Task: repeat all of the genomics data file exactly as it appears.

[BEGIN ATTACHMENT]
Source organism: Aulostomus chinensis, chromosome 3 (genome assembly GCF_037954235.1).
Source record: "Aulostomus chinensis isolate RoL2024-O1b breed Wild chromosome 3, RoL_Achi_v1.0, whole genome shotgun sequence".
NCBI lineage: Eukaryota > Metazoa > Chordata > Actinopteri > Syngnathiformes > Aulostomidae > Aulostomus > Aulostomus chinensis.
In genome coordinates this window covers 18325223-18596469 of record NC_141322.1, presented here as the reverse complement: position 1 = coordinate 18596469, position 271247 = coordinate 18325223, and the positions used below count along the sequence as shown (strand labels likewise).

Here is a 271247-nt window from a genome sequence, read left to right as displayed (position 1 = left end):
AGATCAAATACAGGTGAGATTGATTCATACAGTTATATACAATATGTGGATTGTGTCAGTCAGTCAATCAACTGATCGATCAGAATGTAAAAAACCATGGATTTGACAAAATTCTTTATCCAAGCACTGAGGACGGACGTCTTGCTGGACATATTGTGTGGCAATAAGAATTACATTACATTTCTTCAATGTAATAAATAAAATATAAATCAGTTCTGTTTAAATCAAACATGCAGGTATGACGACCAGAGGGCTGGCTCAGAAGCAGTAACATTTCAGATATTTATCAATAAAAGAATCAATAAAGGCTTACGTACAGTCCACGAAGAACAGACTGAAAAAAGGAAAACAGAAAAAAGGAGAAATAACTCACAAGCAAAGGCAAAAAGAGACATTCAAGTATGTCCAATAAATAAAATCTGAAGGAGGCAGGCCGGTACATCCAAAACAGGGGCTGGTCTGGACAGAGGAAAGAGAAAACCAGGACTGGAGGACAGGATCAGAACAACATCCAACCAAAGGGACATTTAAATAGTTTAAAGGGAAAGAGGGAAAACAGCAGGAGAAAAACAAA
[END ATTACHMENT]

Source organism: Aulostomus chinensis, chromosome 3 (genome assembly GCF_037954235.1).
Source record: "Aulostomus chinensis isolate RoL2024-O1b breed Wild chromosome 3, RoL_Achi_v1.0, whole genome shotgun sequence".
NCBI lineage: Eukaryota > Metazoa > Chordata > Actinopteri > Syngnathiformes > Aulostomidae > Aulostomus > Aulostomus chinensis.
In genome coordinates this window covers 18325223-18596469 of record NC_141322.1, presented here as the reverse complement: position 1 = coordinate 18596469, position 271247 = coordinate 18325223, and the positions used below count along the sequence as shown (strand labels likewise).

Here is a 271247-nt window from a genome sequence, read left to right as displayed (position 1 = left end):
AGATCAAATACAGGTGAGATTGATTCATACAGTTATATACAATATGTGGATTGTGTCAGTCAGTCAATCAACTGATCGATCAGAATGTAAAAAACCATGGATTTGACAAAATTCTTTATCCAAGCACTGAGGACGGACGTCTTGCTGGACATATTGTGTGGCAATAAGAATTACATTACATTTCTTCAATGTAATAAATAAAATATAAATCAGTTCTGTTTAAATCAAACATGCAGGTATGACGACCAGAGGGCTGGCTCAGAAGCAGTAACATTTCAGATATTTATCAATAAAAGAATCAATAAAGGCTTACGTACAGTCCACGAAGAACAGACTGAAAAAAGGAAAACAGAAAAAAGGAGAAATAACTCACAAGCAAAGGCAAAAAGAGACATTCAAGTATGTCCAATAAATAAAATCTGAAGGAGGCAGGCCGGTACATCCAAAACAGGGGCTGGTCTGGACAGAGGAAAGAGAAAACCAGGACTGGAGGACAGGATCAGAACAACATCCAACCAAAGGGACATTTAAATAGTTTAAAGGGAAAGAGGGAAAACAGCAGGAGAAAAACAAA